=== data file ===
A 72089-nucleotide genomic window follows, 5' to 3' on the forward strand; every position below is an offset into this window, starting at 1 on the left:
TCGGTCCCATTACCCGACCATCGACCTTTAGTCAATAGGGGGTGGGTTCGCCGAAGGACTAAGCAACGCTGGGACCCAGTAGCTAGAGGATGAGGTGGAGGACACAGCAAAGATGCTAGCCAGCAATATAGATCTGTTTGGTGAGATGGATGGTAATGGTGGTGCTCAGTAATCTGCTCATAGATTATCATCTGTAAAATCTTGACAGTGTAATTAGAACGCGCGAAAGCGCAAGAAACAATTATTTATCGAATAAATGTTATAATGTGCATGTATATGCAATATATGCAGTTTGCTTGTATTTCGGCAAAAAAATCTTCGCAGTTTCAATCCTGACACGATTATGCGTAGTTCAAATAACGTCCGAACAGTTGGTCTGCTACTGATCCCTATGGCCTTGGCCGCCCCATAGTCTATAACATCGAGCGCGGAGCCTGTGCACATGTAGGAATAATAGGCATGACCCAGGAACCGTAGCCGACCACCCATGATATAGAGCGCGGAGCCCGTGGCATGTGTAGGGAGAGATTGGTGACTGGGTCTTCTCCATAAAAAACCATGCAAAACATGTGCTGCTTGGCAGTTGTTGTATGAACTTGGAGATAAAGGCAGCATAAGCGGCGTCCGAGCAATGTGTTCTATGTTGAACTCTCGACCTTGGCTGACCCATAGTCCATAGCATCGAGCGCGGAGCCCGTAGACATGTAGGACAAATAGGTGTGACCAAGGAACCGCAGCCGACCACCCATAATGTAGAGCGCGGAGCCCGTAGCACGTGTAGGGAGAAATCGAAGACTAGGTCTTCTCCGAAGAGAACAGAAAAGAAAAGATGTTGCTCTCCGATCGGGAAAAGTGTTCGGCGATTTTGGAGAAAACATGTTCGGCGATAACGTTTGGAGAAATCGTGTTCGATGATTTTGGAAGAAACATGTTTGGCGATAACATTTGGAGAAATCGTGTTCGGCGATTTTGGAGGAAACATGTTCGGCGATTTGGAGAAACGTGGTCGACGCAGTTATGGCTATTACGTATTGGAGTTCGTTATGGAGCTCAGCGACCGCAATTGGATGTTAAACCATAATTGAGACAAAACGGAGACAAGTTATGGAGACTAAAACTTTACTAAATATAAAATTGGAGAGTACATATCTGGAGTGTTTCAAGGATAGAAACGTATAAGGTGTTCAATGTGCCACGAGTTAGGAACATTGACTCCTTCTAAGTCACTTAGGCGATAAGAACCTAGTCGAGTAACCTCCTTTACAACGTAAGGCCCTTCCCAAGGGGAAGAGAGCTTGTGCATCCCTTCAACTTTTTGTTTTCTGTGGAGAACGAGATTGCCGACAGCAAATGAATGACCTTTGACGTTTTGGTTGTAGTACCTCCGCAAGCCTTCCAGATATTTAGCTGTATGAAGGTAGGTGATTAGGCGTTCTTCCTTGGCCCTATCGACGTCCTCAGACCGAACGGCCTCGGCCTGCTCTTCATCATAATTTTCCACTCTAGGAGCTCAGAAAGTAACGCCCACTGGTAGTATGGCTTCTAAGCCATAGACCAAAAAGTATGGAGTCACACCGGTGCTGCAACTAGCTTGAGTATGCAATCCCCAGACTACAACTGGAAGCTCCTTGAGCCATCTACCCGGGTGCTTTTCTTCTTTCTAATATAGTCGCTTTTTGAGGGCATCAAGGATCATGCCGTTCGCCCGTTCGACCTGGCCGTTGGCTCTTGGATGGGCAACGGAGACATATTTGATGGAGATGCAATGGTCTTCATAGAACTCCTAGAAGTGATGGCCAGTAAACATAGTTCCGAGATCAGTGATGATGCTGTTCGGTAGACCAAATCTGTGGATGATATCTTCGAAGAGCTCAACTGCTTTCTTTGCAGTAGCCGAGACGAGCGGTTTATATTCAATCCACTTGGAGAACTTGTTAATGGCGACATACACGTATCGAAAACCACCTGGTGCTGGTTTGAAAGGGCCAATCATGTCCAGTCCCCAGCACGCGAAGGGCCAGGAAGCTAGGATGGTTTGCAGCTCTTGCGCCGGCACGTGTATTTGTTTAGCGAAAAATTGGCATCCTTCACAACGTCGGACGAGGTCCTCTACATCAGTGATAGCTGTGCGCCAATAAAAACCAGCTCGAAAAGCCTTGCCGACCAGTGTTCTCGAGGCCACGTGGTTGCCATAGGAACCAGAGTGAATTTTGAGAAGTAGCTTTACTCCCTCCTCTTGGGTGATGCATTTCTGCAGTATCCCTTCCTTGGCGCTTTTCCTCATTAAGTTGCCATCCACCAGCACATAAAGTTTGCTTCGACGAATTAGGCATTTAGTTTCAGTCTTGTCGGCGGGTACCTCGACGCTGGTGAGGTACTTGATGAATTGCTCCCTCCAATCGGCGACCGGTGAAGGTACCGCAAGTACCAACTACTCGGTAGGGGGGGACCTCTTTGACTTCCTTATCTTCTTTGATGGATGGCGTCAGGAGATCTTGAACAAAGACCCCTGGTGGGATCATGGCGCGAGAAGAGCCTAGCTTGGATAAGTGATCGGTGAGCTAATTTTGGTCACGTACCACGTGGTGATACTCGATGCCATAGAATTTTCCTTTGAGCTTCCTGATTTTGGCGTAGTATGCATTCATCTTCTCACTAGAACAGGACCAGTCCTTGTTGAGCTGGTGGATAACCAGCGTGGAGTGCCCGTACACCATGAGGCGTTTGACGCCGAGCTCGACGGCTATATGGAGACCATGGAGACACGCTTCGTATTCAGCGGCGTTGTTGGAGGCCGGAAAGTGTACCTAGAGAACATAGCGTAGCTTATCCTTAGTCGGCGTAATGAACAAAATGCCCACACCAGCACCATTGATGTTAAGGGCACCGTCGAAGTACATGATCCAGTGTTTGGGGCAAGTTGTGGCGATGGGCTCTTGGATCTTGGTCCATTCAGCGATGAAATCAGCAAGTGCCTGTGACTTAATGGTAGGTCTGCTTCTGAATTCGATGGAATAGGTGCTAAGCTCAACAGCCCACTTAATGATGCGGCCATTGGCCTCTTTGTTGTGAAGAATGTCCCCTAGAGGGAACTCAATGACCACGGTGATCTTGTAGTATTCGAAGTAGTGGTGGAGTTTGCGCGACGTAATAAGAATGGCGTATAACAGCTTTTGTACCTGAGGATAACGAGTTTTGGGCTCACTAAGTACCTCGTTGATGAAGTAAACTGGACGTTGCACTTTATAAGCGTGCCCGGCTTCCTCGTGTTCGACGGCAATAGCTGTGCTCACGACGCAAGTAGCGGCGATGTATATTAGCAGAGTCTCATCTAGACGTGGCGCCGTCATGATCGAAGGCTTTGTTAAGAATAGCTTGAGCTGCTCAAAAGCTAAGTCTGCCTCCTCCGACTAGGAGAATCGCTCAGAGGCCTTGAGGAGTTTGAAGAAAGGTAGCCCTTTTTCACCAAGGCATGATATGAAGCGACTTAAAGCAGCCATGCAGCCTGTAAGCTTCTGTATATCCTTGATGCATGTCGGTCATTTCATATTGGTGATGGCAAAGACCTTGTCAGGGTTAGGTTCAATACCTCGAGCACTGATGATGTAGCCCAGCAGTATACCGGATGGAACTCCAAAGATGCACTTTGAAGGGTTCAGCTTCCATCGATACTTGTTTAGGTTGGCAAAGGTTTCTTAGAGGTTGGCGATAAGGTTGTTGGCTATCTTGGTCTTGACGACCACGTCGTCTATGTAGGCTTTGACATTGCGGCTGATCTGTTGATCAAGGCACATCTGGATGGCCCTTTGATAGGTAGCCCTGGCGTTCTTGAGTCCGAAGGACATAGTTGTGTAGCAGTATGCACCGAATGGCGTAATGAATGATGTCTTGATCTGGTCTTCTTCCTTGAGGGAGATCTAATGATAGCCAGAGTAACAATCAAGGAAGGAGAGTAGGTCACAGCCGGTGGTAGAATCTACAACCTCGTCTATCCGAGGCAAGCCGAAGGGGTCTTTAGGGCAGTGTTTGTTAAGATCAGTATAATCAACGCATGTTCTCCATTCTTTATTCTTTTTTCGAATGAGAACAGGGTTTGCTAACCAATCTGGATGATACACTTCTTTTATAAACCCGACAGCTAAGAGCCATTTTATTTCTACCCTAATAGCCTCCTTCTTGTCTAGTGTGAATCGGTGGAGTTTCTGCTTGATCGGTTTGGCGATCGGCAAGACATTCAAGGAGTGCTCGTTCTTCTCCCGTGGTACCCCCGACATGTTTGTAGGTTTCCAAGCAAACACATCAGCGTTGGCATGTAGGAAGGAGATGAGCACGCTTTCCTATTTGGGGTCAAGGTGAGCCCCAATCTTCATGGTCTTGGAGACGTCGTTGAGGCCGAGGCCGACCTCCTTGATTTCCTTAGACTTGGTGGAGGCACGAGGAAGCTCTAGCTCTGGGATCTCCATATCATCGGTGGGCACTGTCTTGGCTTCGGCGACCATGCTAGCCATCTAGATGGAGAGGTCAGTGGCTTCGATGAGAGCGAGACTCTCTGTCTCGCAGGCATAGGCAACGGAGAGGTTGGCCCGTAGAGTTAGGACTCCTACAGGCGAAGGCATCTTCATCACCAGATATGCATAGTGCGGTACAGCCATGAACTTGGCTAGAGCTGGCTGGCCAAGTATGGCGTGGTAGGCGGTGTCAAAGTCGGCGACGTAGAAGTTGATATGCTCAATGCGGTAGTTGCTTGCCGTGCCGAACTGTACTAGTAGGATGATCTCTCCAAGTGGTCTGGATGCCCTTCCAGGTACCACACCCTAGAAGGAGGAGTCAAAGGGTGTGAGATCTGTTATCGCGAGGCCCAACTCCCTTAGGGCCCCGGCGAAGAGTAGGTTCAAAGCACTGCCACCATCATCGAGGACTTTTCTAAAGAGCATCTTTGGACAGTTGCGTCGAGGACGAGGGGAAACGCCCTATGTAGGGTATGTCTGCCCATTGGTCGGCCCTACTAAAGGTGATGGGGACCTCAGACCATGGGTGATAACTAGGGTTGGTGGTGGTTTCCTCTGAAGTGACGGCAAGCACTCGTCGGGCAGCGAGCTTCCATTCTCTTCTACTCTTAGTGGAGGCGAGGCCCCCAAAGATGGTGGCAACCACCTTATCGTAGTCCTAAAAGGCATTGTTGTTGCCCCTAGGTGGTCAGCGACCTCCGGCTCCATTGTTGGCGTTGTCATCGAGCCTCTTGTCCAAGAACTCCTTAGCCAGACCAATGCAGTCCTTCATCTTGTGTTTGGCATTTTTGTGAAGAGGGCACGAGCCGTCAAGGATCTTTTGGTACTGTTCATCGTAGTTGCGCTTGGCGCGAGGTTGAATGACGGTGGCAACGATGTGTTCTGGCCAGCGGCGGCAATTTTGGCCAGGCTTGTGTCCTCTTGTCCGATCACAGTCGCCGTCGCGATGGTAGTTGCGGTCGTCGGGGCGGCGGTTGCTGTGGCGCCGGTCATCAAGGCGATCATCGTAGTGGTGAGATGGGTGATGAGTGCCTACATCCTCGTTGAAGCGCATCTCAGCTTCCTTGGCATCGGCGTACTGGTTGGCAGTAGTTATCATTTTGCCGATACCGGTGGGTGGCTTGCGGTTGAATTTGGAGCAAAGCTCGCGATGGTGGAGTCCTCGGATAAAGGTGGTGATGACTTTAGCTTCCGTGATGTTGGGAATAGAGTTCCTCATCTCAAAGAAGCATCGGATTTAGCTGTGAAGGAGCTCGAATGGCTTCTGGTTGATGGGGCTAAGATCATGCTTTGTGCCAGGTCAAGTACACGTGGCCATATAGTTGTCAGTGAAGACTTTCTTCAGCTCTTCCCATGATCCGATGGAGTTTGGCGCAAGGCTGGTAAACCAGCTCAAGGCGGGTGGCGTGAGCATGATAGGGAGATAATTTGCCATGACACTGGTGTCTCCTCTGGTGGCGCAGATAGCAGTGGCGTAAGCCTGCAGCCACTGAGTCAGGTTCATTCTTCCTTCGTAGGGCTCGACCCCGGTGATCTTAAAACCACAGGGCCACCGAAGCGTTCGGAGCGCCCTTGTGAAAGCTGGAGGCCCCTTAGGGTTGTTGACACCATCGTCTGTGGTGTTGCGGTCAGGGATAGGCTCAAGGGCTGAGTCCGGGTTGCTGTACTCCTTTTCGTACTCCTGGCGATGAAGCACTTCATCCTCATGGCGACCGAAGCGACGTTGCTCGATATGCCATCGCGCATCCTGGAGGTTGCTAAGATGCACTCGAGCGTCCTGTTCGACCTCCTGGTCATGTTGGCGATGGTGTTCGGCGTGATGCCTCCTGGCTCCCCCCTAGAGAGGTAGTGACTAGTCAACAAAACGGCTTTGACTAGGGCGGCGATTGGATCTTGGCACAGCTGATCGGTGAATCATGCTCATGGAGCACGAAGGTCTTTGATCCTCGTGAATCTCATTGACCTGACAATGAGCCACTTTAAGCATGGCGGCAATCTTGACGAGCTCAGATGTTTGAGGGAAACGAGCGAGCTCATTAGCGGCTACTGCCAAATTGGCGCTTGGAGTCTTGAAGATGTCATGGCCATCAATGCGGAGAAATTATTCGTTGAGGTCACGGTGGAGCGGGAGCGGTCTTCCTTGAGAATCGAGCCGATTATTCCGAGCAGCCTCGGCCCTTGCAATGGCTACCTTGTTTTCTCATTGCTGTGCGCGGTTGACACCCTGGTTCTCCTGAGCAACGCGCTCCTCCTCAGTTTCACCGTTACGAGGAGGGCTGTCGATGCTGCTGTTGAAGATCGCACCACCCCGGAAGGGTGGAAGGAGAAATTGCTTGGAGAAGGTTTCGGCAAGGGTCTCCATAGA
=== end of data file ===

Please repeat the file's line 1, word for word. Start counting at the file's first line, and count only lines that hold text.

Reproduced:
A 72089-nucleotide genomic window follows, 5' to 3' on the forward strand; every position below is an offset into this window, starting at 1 on the left: